1  
Reply Wed 3 Mar, 2010 08:11 am
@High Seas,
Wouldn't a decision against the City of Chicago erode the independent police powers of all American cities and states?
High Seas
 
  1  
Reply Wed 3 Mar, 2010 08:40 am
@wandeljw,
That seems to depend on the grounds on which the decision is arrived at, if today's WSJ legal commentary is right:
Quote:
The Supreme Court seemed likely to rule for the first time that gun possession is fundamental to American freedom, a move that would give federal judges power to strike down state and local weapons laws for infringing on Second Amendment rights.

http://online.wsj.com/article/SB10001424052748704548604575097560651300490.html?mod=WSJ_hpp_MIDDLENexttoWhatsNewsThird
0 Replies
 
Brandon9000
 
  2  
Reply Wed 3 Mar, 2010 08:41 am
@wandeljw,
wandeljw wrote:

Wouldn't a decision against the City of Chicago erode the independent police powers of all American cities and states?

Does the law give the cities and states the power to violate the Constitution?
Setanta
 
  1  
Reply Wed 3 Mar, 2010 08:52 am
@Brandon9000,
You would be obliged to show that there were a violation of the constitution in the exercise of police powers by cities and states. Although certainly this Court can decide the states do not have this power, it is not to be axiomatically assumed that this is a violation of the constitution by the states. In United States versus Cruikshank (1878) and Presser versus Illinois (1888), the Court held that the second amendment binds the national government, but not the states. This was re-affirmed in Unied States versus Miller (1939). Therefore, for this Court to state that the amendment binds the states would be a significant break with precedent.

But as for the more insidious implication of your question, i refer you to the ninth and tenth amendments to the constitution:

The enumeration in the Constitution, of certain rights, shall not be construed to deny or disparage others retained by the people.

. . . and . . .

The powers not delegated to the United States by the Constitution, nor prohibited by it to the States, are reserved to the States respectively, or to the people.
High Seas
 
  1  
Reply Wed 3 Mar, 2010 08:55 am
@Setanta,
Seems to me (not a legal eagle by a long shot, I hasten to add) that the argument is a subtler one: what is an individual right and what is a right of the state - whether the rights are enumerated or they lie somewhere in those "penumbras and emanations'. That said very tentatively....
Setanta
 
  1  
Reply Wed 3 Mar, 2010 08:57 am
Unless and until this Court decides otherwise, Cruikshank, Presser and Miller have all stated or affirmed that the second amendment binds the national government and not the states.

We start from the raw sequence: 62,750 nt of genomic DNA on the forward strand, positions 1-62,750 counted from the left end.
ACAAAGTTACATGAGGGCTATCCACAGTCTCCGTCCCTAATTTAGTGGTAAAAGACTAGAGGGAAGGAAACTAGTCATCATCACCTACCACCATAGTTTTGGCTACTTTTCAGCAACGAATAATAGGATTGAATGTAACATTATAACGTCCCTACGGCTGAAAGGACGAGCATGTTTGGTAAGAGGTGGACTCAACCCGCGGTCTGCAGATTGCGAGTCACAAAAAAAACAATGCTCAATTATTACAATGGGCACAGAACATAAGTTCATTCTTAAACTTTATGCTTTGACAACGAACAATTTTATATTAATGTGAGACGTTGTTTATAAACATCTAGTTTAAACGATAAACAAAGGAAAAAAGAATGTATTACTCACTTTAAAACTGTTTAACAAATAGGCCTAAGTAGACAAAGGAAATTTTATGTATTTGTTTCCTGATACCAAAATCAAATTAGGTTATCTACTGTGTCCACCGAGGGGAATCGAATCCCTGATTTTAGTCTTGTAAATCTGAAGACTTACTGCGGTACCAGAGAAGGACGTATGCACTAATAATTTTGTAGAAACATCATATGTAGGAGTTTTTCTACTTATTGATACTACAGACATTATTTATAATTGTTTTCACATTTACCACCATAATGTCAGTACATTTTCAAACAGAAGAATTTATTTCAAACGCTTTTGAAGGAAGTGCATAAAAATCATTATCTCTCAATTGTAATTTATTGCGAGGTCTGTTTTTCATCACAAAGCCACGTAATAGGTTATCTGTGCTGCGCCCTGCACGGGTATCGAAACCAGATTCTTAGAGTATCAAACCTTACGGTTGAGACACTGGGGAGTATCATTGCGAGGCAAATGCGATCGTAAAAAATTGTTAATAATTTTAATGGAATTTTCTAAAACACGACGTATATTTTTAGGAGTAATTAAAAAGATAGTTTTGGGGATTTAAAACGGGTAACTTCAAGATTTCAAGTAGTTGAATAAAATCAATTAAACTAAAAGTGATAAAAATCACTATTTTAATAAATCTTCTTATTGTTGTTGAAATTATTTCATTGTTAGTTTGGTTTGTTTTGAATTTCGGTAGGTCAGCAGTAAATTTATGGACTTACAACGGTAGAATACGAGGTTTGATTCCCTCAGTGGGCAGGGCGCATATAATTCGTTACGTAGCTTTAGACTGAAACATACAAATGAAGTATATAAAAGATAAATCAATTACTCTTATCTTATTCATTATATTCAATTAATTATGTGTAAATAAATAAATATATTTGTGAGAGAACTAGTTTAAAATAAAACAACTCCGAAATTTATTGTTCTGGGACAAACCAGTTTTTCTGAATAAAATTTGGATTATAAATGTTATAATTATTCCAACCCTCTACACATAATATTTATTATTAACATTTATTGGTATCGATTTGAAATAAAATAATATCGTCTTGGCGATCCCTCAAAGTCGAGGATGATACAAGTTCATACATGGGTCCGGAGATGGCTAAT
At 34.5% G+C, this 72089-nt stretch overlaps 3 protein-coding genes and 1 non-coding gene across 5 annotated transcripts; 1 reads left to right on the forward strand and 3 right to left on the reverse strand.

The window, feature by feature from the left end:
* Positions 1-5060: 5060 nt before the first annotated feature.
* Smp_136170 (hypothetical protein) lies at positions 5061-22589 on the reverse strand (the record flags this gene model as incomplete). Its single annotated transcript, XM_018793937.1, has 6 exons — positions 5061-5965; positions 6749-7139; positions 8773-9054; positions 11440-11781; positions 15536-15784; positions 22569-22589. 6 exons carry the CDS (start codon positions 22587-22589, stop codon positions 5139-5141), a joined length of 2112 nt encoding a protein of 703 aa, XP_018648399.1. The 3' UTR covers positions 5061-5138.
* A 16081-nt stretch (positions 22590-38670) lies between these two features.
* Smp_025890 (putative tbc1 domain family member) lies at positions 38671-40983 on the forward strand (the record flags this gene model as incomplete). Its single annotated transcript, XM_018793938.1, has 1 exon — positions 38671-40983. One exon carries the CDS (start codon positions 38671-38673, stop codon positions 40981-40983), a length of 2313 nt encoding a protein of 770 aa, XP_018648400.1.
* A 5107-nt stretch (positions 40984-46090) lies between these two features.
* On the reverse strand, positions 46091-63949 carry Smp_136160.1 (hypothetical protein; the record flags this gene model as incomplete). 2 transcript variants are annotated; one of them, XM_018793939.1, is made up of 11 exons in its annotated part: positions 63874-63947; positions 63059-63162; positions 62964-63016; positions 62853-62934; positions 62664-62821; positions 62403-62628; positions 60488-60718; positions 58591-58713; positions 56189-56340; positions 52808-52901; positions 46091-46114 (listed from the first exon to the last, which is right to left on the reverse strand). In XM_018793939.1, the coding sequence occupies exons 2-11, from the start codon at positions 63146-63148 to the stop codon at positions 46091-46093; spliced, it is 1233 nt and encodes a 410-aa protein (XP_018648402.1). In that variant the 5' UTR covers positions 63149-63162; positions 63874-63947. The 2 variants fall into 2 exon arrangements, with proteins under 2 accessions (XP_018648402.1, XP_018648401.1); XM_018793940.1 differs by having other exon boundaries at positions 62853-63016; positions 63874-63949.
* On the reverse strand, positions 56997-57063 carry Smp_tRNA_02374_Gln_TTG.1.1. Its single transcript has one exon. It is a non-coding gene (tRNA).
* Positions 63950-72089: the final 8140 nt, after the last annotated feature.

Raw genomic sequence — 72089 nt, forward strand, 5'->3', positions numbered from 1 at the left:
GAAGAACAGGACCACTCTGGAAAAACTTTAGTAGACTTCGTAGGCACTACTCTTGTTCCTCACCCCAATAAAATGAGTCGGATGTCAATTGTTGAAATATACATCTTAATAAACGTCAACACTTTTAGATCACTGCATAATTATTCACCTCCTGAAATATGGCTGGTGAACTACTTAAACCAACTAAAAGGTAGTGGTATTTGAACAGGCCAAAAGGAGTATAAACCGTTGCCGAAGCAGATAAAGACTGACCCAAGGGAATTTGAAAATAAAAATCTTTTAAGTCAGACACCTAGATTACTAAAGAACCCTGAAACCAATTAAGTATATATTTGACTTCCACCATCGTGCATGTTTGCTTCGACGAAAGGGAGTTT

0 Replies
 
Brandon9000
 
  1  
Reply Wed 3 Mar, 2010 09:00 am
@Setanta,
Setanta wrote:

...But as for the more insidious implication of your question, i refer you to the ninth and tenth amendments to the constitution:

The enumeration in the Constitution, of certain rights, shall not be construed to deny or disparage others retained by the people.

Not applicable, since I am referring to a right specifically granted to the people, which a local government is violating.

Setanta wrote:

The powers not delegated to the United States by the Constitution, nor prohibited by it to the States, are reserved to the States respectively, or to the people.

The question is whether a local government has the power to violate a right specifically granted by the Constitution to the people.

The only relevant question is whether state and local governments have to obey the Bill of Rights. If they do not, then a state or local government can lock someone up for saying that a public official should be voted out, since free speech is a right granted by the First Amendment. Personally, I hope that the Bill of Rights binds everyone.
Thomas
 
  1  
Reply Wed 3 Mar, 2010 09:18 am
@wandeljw,
wandeljw wrote:
Wouldn't a decision against the City of Chicago erode the independent police powers of all American cities and states?

Sure it would. Every individual right in the constitution erodes the power a state can exercise over its citizens through the police. But that's not necessarily an argument against enforcing the right against the state.
0 Replies
 
Setanta
 
  1  
Reply Wed 3 Mar, 2010 09:23 am
@Brandon9000,
Your understanding is very shallow. The rights enumerated in the "bill of rights" have only gradually been applied to the states through a process known as incorporation, and that was on the basis of the due process provisions of the fourteenth amendment. If a state allows self-incrimination, it has denied the citizen due process under the provision of the fourteenth amendment, in that the constitution guarantees (in the fifth amendment) immunity from self-incrimination. As a result of the implications of the fourteenth amendment, most states amended their constitutions, or wrote new constitutions in the latter part of the 19th century, and guaranteed most of the due process rights of the early amendments in those amendments or new constitutions. This is not necessarily the case with the second amendment, which does not deal with due process.

Now, as i've pointed out, this Court may come to a different conclusion. Nevertheless, earlier Courts have found that the states are not bound by the second amendment. So your claim that local government is violating a right is, in this case, only notional, unless and until this Court comes to that conclusion.